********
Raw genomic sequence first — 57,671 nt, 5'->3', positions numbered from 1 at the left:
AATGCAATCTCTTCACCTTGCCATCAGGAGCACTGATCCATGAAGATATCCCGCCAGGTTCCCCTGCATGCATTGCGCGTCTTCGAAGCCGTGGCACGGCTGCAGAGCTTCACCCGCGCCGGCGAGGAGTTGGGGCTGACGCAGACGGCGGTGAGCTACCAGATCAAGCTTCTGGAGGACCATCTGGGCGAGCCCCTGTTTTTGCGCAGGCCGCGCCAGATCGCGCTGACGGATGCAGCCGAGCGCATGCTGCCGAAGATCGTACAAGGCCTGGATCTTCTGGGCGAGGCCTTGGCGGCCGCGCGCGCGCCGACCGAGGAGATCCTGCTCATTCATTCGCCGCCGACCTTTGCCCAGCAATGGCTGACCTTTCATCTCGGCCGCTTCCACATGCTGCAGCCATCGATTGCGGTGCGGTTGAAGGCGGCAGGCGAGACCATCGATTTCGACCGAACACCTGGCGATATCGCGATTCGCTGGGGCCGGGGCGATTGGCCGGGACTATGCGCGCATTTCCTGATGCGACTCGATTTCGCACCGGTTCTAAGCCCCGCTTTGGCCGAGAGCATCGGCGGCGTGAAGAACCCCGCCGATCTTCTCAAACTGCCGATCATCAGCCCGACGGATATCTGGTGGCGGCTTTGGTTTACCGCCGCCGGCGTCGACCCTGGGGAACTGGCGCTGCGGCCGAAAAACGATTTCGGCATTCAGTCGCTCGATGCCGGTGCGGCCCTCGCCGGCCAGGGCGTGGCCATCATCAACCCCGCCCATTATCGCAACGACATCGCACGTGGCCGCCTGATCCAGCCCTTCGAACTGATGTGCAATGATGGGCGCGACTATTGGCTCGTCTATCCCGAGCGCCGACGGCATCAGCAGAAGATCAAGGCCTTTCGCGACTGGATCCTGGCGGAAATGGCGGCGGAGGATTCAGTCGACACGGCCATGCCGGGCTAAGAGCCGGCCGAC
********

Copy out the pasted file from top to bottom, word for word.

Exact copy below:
Raw genomic sequence first — 57,671 nt, 5'->3', positions numbered from 1 at the left:
AATGCAATCTCTTCACCTTGCCATCAGGAGCACTGATCCATGAAGATATCCCGCCAGGTTCCCCTGCATGCATTGCGCGTCTTCGAAGCCGTGGCACGGCTGCAGAGCTTCACCCGCGCCGGCGAGGAGTTGGGGCTGACGCAGACGGCGGTGAGCTACCAGATCAAGCTTCTGGAGGACCATCTGGGCGAGCCCCTGTTTTTGCGCAGGCCGCGCCAGATCGCGCTGACGGATGCAGCCGAGCGCATGCTGCCGAAGATCGTACAAGGCCTGGATCTTCTGGGCGAGGCCTTGGCGGCCGCGCGCGCGCCGACCGAGGAGATCCTGCTCATTCATTCGCCGCCGACCTTTGCCCAGCAATGGCTGACCTTTCATCTCGGCCGCTTCCACATGCTGCAGCCATCGATTGCGGTGCGGTTGAAGGCGGCAGGCGAGACCATCGATTTCGACCGAACACCTGGCGATATCGCGATTCGCTGGGGCCGGGGCGATTGGCCGGGACTATGCGCGCATTTCCTGATGCGACTCGATTTCGCACCGGTTCTAAGCCCCGCTTTGGCCGAGAGCATCGGCGGCGTGAAGAACCCCGCCGATCTTCTCAAACTGCCGATCATCAGCCCGACGGATATCTGGTGGCGGCTTTGGTTTACCGCCGCCGGCGTCGACCCTGGGGAACTGGCGCTGCGGCCGAAAAACGATTTCGGCATTCAGTCGCTCGATGCCGGTGCGGCCCTCGCCGGCCAGGGCGTGGCCATCATCAACCCCGCCCATTATCGCAACGACATCGCACGTGGCCGCCTGATCCAGCCCTTCGAACTGATGTGCAATGATGGGCGCGACTATTGGCTCGTCTATCCCGAGCGCCGACGGCATCAGCAGAAGATCAAGGCCTTTCGCGACTGGATCCTGGCGGAAATGGCGGCGGAGGATTCAGTCGACACGGCCATGCCGGGCTAAGAGCCGGCCGAC